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Resurrecting church

From the April 2014 issue of The Christian Science Journal


They must have thought their “church” was dead. Its founder was gone, its members were scattering. It’s easy to imagine that they figured there was nothing left to do but give up.

But then something happened. As two members of the “church” were walking away, leaving Jerusalem after the crucifixion of Jesus, and heading to the nearby town of Emmaus, they had a change of heart. Jesus appeared to them and explained that all of the events they had recently witnessed—the betrayal of Jesus by one of his followers, his arrest, trial, and crucifixion—were not a contradiction of his teachings, but a fulfillment of prophecy. He was not dead, but risen. Resurrected and very much alive.

That’s when those two disciples felt something stir inside of them. They returned to Jerusalem and recommitted themselves to church. After that, the Bible says, they “were continually in the temple, praising and blessing God” (Luke 24:53). Before long, their church was booming.

Of course, their “church,” which consisted of Jesus’ disciples, differed considerably from the churches of today. But the approach they took in building their ministry, based on all they had learned and experienced in the hours and days after Jesus’ resurrection, can be instructive. After all, the fruits of their experience were that “the Lord added to the church daily such as should be saved” (Acts 2:47).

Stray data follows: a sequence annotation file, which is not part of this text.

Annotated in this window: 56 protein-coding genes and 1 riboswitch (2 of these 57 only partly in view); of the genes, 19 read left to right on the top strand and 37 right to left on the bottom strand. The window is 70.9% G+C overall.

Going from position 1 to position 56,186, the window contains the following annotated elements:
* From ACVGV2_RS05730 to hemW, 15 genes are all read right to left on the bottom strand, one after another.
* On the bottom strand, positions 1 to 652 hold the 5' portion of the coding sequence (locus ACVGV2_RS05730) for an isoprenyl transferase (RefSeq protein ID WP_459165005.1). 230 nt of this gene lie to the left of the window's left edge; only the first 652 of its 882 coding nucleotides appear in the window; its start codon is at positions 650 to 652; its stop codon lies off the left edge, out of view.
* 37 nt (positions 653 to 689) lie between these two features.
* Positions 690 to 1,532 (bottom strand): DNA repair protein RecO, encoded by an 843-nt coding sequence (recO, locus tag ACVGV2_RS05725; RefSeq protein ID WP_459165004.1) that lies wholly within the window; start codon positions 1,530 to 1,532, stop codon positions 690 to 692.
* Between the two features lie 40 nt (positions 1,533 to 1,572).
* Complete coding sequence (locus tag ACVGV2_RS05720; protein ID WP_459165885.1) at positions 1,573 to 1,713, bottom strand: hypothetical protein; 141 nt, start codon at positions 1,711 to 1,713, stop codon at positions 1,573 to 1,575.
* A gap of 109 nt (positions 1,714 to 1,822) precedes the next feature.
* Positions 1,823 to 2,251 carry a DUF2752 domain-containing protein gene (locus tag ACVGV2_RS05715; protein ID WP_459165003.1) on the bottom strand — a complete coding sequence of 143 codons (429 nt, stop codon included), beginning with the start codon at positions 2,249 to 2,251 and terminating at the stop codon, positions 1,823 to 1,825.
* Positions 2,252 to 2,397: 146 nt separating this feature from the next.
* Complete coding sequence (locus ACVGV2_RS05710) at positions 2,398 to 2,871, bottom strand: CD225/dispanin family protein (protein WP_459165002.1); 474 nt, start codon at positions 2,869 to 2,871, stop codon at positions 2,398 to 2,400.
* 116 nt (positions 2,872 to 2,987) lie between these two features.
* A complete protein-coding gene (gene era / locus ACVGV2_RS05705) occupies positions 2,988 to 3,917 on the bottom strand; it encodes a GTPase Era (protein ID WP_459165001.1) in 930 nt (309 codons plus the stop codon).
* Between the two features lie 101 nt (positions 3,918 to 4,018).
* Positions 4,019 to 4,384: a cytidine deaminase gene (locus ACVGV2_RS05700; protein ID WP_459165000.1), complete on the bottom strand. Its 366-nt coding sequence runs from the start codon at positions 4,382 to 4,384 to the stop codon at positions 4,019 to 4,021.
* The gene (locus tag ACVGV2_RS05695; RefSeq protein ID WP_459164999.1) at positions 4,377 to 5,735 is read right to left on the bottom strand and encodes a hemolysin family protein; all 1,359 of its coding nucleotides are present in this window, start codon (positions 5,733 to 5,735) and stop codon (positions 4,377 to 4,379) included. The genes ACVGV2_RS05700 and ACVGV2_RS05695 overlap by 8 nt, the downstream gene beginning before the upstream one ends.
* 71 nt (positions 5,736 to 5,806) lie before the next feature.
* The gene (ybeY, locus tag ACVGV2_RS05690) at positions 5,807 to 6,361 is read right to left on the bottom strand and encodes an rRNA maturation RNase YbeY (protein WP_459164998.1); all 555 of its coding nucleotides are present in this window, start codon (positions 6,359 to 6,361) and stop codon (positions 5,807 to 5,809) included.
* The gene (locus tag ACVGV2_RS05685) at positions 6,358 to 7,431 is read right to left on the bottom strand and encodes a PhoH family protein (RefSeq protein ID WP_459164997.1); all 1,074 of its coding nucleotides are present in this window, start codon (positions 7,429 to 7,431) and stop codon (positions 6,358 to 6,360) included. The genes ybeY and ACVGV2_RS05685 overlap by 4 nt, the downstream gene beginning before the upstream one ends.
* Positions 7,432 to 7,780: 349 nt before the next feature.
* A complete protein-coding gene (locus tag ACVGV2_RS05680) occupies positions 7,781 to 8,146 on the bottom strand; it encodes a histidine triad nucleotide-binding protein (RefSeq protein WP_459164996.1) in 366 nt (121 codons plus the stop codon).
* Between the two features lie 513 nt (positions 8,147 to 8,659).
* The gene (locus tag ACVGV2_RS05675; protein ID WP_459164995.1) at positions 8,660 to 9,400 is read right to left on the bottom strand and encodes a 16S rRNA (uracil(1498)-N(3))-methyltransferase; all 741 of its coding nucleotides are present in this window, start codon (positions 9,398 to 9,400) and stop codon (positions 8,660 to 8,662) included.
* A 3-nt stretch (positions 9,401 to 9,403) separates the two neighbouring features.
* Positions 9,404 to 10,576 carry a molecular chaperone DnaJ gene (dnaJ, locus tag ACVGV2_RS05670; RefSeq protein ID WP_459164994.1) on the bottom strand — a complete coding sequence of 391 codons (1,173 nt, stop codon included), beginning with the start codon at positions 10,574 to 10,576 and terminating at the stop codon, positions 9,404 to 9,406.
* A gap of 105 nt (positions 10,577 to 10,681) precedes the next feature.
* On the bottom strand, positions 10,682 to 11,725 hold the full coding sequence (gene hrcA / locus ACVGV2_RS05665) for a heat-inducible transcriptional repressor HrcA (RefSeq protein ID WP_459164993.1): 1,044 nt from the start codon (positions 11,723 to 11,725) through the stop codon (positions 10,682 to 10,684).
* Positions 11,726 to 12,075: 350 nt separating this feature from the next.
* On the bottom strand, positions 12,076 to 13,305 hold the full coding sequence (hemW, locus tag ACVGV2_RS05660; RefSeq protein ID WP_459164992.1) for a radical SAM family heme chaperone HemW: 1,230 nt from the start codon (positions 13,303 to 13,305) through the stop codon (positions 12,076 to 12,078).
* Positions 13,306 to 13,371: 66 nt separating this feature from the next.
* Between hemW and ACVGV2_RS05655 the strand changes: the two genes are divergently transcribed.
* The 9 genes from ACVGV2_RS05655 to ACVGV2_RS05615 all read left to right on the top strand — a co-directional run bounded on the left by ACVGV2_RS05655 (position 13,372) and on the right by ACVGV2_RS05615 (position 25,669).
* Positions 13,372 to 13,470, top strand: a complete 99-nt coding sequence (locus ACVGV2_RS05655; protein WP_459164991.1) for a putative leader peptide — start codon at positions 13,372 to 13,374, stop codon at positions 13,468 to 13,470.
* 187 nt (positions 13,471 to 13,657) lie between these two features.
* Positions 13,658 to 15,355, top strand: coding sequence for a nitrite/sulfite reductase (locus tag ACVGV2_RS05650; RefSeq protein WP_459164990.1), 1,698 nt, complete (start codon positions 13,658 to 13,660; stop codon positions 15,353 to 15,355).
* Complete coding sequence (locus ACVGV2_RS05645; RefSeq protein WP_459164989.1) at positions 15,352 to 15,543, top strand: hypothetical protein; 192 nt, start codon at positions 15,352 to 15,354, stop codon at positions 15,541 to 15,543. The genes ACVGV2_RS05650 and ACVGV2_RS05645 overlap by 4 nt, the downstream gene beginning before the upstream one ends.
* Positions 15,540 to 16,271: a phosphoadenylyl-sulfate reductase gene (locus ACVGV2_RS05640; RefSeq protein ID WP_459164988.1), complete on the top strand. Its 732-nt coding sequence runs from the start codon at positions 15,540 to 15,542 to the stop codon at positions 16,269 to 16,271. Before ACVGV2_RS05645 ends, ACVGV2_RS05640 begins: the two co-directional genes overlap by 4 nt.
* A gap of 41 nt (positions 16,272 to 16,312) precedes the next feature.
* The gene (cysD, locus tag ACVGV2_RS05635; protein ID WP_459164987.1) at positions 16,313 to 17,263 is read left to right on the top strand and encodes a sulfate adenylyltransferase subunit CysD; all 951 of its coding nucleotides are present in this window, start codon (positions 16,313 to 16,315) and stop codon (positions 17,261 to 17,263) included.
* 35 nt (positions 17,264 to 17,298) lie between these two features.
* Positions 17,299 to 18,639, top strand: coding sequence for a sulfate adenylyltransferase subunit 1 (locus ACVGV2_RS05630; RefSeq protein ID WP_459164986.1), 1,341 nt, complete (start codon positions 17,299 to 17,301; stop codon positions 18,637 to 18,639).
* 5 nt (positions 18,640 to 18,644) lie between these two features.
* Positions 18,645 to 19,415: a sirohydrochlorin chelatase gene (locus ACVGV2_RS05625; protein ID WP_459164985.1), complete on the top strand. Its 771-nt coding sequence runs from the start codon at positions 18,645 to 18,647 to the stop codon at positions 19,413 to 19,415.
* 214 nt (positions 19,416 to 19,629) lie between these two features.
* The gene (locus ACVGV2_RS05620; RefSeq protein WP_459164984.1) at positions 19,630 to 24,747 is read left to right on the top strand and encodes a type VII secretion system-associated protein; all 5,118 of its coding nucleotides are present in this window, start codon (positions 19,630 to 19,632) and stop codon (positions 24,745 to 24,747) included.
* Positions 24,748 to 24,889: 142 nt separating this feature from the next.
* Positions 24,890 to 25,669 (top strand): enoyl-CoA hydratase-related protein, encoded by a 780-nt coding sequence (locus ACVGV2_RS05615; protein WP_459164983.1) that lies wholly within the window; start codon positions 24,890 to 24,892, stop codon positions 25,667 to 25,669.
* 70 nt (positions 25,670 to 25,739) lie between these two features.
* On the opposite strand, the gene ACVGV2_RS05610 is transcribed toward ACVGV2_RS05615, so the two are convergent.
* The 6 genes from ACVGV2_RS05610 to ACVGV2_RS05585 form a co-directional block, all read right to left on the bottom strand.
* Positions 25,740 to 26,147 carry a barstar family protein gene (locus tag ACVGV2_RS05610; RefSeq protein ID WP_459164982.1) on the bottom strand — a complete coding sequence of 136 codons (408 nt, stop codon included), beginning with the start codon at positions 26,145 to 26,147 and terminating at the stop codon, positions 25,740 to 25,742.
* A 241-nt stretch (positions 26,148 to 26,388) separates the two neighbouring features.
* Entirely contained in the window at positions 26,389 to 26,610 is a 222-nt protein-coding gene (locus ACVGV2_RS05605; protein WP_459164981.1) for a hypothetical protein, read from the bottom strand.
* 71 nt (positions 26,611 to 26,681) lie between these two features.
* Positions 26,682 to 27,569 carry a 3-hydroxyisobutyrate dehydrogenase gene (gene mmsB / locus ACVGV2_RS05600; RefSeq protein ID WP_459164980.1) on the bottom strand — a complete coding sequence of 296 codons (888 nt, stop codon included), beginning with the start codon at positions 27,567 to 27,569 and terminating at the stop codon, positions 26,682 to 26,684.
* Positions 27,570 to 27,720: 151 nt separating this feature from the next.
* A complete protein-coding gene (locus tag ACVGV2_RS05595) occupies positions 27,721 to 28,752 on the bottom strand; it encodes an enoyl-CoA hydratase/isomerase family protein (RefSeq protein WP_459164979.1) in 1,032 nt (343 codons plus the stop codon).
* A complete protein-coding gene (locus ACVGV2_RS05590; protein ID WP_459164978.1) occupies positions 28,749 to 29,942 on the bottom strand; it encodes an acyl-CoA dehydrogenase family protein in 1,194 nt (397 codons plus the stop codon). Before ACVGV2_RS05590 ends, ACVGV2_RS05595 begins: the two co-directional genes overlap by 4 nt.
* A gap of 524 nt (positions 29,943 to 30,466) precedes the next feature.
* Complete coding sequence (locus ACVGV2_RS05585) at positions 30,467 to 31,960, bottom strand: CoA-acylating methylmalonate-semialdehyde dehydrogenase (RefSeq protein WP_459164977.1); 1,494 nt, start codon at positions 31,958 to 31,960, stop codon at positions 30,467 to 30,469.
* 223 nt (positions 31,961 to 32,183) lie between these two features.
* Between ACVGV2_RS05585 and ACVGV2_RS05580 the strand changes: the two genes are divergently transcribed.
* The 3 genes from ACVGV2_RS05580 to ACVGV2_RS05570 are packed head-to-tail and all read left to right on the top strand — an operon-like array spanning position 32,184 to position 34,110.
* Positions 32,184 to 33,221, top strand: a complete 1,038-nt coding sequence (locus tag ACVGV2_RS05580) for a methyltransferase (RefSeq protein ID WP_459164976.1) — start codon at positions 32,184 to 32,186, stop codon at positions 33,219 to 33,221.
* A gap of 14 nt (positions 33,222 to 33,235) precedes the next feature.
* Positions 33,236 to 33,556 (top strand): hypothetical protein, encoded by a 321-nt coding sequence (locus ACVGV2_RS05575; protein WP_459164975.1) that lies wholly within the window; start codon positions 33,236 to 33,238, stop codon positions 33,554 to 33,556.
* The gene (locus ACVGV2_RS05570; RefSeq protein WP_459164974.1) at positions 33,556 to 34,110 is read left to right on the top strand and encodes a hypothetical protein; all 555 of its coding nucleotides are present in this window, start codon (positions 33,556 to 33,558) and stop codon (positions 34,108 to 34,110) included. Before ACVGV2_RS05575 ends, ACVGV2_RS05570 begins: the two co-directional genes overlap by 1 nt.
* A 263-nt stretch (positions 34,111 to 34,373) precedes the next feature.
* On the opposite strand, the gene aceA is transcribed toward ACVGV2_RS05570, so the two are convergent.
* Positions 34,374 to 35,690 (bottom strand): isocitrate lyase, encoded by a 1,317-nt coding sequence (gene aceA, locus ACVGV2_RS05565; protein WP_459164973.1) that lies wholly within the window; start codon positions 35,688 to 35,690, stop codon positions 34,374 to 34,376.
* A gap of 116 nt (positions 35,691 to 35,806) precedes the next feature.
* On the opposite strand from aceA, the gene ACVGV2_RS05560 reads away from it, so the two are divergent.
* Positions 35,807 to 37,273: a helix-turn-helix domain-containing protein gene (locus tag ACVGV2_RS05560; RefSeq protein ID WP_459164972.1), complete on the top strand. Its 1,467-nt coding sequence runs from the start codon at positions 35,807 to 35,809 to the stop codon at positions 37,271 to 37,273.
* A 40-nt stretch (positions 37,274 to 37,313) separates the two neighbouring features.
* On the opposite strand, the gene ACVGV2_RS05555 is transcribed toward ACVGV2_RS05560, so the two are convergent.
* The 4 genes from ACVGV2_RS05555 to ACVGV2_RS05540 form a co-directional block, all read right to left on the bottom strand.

So, what was it that Jesus ignited in those followers’ hearts on the road to Emmaus? Perhaps, in addition to the understanding that Jesus hadn’t died, it was also the understanding that his church—everything he had worked to establish—wasn’t dead, either. That his church was not something that could die, because it was much more than a human institution. It was a wholly spiritual idea.

Church already exists. It has always existed. And that means it is ours to bring to light through living and healing as Jesus and his disciples did.

Mary Baker Eddy set forth this concept of Church when she defined it as “the structure of Truth and Love; whatever rests upon and proceeds from divine Principle” (Science and Health with Key to the Scriptures, p. 583). Church, as she understood it, isn’t human or material, isn’t a congregation of like-minded people or a building made from bricks and mortar. Rather, it is the very structure of Truth and Love. It is the expression of divine Principle, God. And as such, it is limitless, spiritual, and eternal.

Furthermore, this Church already exists. It has always existed. And that means it is ours to bring to light through living and healing as Jesus and his disciples did.

“The First Church of Christ, Scientist, in Boston, Mass.,” Mrs. Eddy wrote in the Manual of The Mother Church, “is designed to be built on the Rock, Christ; even the understanding and demonstration of divine Truth, Life, and Love, healing and saving the world from sin and death; thus to reflect in some degree the Church Universal and Triumphant” (p. 19).